Before George Harrison dedicated large chunks of his solo albums to songs about his devotion to the Almighty, he wrote some biting lyrics chastising those who worship a different power, the almighty dollar. “Taxman” is his most famous financial finger-pointing, but “Piggies” may be Continue reading “#151: Piggies”
On the surface, “Savoy Truffle” is kind of a novelty song. George Harrison lists off a bunch of fancy candy varieties in a gentle ribbing of his pal Eric Clapton, a chocoholic/problem dental patient. George had a habit of poking fun at Eric’s foibles in song, like when he recorded an awful cover of Continue reading “#158: Savoy Truffle”
I still remember the first time I heard “Long, Long, Long.” No, it was not some life-changing moment that forever altered my state of consciousness. I’ll always remember it because it was one of the most Continue reading “#165: Long, Long, Long”
“Honey Pie” is about as corny as it gets, and considering we’re talking about Paul McCartney here, that’s saying a lot. I completely understand why so many people blast his affinity for writing silly love songs (sometimes self-deprecatingly), but count me in the camp that finds them Continue reading “#169: Honey Pie”
I’m just gonna come right out and drop a hot take: Paul McCartney is pretty darn good at music. Put down the pitchforks and I can explain. Well, first off, have you heard Continue reading “#172: Mother Nature’s Son”
Now we’re getting into the straight-up weird stuff. There’s really no discernible reason why “Wild Honey Pie” should even exist. It’s just a minute of Paul McCartney going crazy and shrieking “Honey pie!” repeatedly. Notice, I’m not complaining about any of this. As I’ve said before, I like when Paul McCartney gets weird. And apparently I’m not the only one, since the only reason “Wild Honey Pie” ended up on the White Album was because George Harrison’s wife was a fan. It’s the sort of song Continue reading “#187: Wild Honey Pie”
When future grunge greats Kurt Cobain and Layne Staley were just a year old, John Lennon was perfecting the art of writing depressingly straightforward lyrics about loneliness and wanting to die. I mean, this song literally starts with, “Yes I’m lonely, wanna die,” which doesn’t leave much open to interpretation. Some suggest the song was a parody of the emerging British blues scene, but Lennon says otherwise:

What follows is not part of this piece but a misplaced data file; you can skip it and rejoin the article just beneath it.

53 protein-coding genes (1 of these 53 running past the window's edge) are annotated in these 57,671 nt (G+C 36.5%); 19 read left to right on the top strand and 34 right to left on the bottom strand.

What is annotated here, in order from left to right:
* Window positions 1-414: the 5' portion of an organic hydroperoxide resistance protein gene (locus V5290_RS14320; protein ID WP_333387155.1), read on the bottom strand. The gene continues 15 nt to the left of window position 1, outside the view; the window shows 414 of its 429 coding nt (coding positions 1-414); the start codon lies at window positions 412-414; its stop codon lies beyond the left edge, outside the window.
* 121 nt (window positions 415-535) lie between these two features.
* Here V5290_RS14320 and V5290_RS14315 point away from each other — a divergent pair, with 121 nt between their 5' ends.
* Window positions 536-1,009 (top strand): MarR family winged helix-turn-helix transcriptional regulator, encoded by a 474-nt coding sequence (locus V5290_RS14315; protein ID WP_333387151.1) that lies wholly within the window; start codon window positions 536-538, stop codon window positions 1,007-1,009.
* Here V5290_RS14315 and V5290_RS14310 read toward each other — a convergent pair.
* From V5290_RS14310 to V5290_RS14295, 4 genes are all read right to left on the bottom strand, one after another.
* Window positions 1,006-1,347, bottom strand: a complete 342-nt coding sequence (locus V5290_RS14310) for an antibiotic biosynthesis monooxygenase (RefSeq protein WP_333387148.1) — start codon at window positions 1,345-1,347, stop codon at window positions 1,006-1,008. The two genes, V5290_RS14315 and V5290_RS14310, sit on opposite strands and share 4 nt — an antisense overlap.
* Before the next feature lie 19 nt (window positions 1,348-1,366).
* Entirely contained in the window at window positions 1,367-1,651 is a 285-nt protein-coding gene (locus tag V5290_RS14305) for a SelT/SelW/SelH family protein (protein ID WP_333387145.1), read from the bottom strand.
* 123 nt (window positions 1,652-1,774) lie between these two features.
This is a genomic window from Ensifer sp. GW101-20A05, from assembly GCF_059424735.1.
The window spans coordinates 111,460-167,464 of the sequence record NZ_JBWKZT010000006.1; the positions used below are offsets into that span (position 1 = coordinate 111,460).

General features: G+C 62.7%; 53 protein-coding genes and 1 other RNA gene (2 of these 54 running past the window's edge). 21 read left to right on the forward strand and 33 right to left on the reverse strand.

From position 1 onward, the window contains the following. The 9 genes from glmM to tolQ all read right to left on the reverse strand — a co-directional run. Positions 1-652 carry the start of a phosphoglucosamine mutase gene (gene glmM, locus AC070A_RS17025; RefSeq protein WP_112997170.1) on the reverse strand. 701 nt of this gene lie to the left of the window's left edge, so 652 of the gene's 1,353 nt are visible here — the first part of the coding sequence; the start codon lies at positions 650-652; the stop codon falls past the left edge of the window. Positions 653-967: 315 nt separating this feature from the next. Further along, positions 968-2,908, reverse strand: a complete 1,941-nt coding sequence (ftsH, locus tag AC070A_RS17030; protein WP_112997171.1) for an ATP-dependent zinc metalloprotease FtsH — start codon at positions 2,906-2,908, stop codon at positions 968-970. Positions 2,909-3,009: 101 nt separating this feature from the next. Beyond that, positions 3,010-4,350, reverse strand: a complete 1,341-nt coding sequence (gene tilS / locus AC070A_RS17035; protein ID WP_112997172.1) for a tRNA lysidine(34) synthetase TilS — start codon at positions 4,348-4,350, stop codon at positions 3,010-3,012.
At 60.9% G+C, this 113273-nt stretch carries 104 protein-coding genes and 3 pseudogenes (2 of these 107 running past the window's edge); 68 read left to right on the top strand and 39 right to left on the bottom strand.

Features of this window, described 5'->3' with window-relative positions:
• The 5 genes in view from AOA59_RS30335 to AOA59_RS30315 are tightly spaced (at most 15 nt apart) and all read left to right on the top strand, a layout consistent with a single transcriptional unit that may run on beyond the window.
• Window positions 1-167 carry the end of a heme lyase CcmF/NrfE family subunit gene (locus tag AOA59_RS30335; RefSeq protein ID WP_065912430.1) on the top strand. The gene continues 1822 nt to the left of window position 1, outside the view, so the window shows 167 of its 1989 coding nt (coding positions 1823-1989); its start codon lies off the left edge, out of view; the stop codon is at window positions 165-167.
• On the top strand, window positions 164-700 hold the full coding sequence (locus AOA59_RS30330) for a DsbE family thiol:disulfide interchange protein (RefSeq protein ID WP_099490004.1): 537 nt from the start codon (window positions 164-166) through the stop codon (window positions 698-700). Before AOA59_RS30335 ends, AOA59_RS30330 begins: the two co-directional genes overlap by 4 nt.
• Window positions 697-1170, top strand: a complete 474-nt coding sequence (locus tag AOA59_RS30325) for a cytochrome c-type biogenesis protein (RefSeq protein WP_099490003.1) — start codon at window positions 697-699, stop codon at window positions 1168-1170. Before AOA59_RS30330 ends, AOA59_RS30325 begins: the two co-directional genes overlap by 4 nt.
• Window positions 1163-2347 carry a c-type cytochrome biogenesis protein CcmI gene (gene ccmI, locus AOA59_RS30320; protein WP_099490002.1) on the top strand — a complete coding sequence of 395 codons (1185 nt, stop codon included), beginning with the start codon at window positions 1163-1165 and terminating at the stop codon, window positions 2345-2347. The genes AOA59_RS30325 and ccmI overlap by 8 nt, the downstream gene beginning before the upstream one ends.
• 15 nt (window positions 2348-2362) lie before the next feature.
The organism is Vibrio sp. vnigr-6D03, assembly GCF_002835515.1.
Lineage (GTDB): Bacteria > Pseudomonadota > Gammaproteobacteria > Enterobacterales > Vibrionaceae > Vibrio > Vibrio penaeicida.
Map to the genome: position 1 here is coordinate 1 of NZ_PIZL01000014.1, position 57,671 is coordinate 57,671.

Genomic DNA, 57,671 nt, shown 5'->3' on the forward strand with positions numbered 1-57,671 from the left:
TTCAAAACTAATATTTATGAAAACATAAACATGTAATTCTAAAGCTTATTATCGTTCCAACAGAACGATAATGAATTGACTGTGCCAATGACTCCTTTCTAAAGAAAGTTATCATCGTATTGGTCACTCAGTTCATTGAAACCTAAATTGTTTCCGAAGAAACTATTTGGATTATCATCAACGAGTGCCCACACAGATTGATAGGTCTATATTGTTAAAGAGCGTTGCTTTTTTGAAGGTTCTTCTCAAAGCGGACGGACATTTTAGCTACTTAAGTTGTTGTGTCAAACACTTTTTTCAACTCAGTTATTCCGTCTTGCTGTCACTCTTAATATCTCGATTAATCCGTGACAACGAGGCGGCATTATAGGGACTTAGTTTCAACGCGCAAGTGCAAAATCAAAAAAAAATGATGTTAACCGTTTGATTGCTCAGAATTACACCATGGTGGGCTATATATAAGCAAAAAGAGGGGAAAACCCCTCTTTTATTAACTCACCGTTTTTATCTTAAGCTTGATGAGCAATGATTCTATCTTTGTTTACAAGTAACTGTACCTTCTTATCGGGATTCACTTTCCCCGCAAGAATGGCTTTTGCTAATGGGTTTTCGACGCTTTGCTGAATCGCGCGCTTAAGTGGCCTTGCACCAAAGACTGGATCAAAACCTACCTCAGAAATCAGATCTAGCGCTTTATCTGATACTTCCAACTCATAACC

The funny thing about the [Maharishi’s] camp was that, although it was very beautiful and I was meditating about eight hours a day, I was writing the most miserable songs on earth. In “Yer Blues,” when I wrote, “I’m so lonely I want to die,” I’m not kidding. That’s how I felt.
As a…well, I hesitate to use the word “diehard” fan of 90s alternative rock, I definitely think it’s possible Continue reading “#192: Yer Blues”
Lyrically, “The Continuing Story of Bungalow Bill” is so weirdly entertaining that I can’t help but love it–and it’s based on a true story, which makes it even better. Musically, it has so little to offer that it genuinely feels like the one song in the Beatles’ canon that literally anyone could have written. The chorus is essentially a children’s singalong, and John Lennon put less effort into creating smooth transitions than Steven Wright.
Inspired by a curious companion during the Beatles’ 1968 stay in Rishikesh, India, many of the details related in the song Continue reading “#193: The Continuing Story of Bungalow Bill”
This is one of the earliest Beatles deep cuts I ever heard–my fourth-grade teacher played it every time a student in our class celebrated his or her birthday. I wasn’t very impressed by it then (although it was a passable three-minute diversion from actually doing work), and not much has changed in the ensuing years. It’s a rare Beatles song to emerge from a jam session, which gives it a distinct sense of urgency and an appropriate party vibe, but it’s a pretty underwhelming way to kick off the second half of The White Album.
As with a lot of songs that fall into this range on the countdown, there’s one strong element to “Birthday,” and that is Paul McCartney’s vigorous lead vocal. Beyond that, you’re stuck with Continue reading “#196: Birthday”
This is pretty much universally considered the worst Beatles track ever (I can’t bring myself to call it a song), and it’s not hard to see why. Diplomatically, it’s considered a “sound collage.” More accurately, it is the auditory equivalent of seeing a dog Continue reading “#215: Revolution 9”